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Letters to Nature
Nature 375, 391 - 394 (01 June 1995); doi:10.1038/375391a0

Possible role of climate in the collapse of Classic Maya civilization

David A. Hodell*, Jason H. Curtis* & Mark  Brenner

*Department of Geology, University of Florida, Gainesville, Florida 32611, USA
Department of Fisheries and Aquatic Sciences, University of Florida, Gainesville, Florida 32653, USA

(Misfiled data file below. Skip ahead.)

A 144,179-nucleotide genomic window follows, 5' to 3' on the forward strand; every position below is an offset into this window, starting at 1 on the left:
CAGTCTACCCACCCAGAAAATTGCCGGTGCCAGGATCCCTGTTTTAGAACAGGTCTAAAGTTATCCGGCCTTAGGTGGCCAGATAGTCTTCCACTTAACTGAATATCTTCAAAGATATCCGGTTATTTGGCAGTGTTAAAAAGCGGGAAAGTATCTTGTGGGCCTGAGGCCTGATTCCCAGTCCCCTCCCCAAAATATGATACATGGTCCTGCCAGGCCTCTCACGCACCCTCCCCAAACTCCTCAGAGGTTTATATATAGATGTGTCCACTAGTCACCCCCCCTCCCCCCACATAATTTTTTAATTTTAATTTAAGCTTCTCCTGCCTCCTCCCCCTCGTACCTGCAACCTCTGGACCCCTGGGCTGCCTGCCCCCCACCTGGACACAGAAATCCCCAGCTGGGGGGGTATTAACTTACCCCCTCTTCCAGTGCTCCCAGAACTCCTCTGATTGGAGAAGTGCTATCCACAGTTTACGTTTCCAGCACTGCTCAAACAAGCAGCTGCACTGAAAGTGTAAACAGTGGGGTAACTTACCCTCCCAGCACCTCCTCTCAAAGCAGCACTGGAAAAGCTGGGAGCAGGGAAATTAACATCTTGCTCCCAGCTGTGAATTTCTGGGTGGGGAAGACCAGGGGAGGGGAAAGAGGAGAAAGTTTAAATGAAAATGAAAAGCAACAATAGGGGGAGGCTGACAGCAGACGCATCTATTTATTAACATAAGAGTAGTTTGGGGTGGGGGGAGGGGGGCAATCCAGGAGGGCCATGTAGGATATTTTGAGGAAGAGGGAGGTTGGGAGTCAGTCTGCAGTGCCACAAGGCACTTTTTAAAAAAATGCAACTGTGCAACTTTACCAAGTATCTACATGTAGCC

THE Maya civilization developed around 3,000 years ago in Mesoamerica, and after flourishing during the so-called Classic period, it collapsed around 750–900 AD1. It has been specula ted2–6 that climate change may have played a part in this collapse. But efforts to reconstruct the last three millennia of Mesoamerican climate using palynological methods have met with equivocal success, because human-mediated deforestation has altered regional vegetation in ways that mimic climate shifts, making it difficult to discriminate between natural and anthropogenic changes7–15. Here we use temporal variations in oxygen isotope and sediment composition in a 4.9-m sediment core from Lake Chichancanab, Mexico, to reconstruct a continuous record of Holocene climate change for the central Yucatan peninsula. The interval between 1,300 and 1,100 yr BP (AD 800–1,000) was the driest of the middle to late Holocene epoch, and coincided with the collapse of Classic Maya civilization. This continuous climate proxy record thus provides evidence of climate deterioration in the Maya region during the terminal Classic period.

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